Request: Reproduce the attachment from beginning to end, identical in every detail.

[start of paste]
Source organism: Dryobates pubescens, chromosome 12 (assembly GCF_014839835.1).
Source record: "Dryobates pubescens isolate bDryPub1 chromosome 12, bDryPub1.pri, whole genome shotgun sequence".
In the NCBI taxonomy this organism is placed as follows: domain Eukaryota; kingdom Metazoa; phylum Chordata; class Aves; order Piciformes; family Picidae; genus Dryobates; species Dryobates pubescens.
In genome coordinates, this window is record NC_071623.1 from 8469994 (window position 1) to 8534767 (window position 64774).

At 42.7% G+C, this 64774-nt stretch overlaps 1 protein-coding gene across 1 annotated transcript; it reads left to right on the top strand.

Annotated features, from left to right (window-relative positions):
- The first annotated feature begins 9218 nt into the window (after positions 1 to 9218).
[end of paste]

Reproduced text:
Source organism: Dryobates pubescens, chromosome 12 (assembly GCF_014839835.1).
Source record: "Dryobates pubescens isolate bDryPub1 chromosome 12, bDryPub1.pri, whole genome shotgun sequence".
In the NCBI taxonomy this organism is placed as follows: domain Eukaryota; kingdom Metazoa; phylum Chordata; class Aves; order Piciformes; family Picidae; genus Dryobates; species Dryobates pubescens.
In genome coordinates, this window is record NC_071623.1 from 8469994 (window position 1) to 8534767 (window position 64774).

At 42.7% G+C, this 64774-nt stretch overlaps 1 protein-coding gene across 1 annotated transcript; it reads left to right on the top strand.

Annotated features, from left to right (window-relative positions):
- The first annotated feature begins 9218 nt into the window (after positions 1 to 9218).